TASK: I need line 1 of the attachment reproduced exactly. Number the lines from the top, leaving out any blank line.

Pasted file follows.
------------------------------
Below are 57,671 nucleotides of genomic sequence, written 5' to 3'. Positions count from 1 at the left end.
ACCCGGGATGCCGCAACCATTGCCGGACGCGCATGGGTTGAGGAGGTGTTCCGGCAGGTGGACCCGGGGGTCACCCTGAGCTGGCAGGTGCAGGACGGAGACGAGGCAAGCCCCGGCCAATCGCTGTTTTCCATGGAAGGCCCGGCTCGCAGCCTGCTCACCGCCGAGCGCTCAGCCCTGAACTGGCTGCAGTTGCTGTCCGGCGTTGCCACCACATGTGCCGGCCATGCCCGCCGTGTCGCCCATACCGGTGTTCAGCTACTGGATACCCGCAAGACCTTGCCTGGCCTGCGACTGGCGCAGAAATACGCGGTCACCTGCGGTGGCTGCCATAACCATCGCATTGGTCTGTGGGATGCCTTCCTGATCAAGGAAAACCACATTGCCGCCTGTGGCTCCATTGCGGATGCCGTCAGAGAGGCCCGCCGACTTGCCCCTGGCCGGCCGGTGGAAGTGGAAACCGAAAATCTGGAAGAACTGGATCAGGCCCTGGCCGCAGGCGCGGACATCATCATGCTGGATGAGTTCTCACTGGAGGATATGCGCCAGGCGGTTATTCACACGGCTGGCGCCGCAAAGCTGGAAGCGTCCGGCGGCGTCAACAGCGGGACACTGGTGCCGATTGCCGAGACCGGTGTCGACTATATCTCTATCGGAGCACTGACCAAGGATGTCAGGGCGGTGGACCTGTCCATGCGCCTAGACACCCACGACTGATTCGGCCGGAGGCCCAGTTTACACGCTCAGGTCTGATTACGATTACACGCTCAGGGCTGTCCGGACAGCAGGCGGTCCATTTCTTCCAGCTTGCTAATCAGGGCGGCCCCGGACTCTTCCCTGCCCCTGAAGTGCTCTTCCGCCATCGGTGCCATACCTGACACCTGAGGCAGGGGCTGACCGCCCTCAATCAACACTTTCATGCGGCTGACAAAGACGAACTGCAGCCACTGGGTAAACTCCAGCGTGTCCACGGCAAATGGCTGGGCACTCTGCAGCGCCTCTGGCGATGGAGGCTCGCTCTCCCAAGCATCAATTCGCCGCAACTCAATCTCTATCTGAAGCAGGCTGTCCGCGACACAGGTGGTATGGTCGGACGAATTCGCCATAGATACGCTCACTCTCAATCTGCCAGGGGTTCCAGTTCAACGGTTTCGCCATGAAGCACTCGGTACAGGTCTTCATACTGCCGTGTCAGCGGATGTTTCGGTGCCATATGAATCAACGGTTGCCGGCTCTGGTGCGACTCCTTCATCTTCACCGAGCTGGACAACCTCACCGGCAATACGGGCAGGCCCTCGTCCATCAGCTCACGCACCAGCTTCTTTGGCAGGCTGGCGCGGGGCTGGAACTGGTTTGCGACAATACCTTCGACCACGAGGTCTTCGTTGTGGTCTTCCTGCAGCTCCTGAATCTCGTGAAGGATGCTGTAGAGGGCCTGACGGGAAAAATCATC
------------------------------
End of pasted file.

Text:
Below are 57,671 nucleotides of genomic sequence, written 5' to 3'. Positions count from 1 at the left end.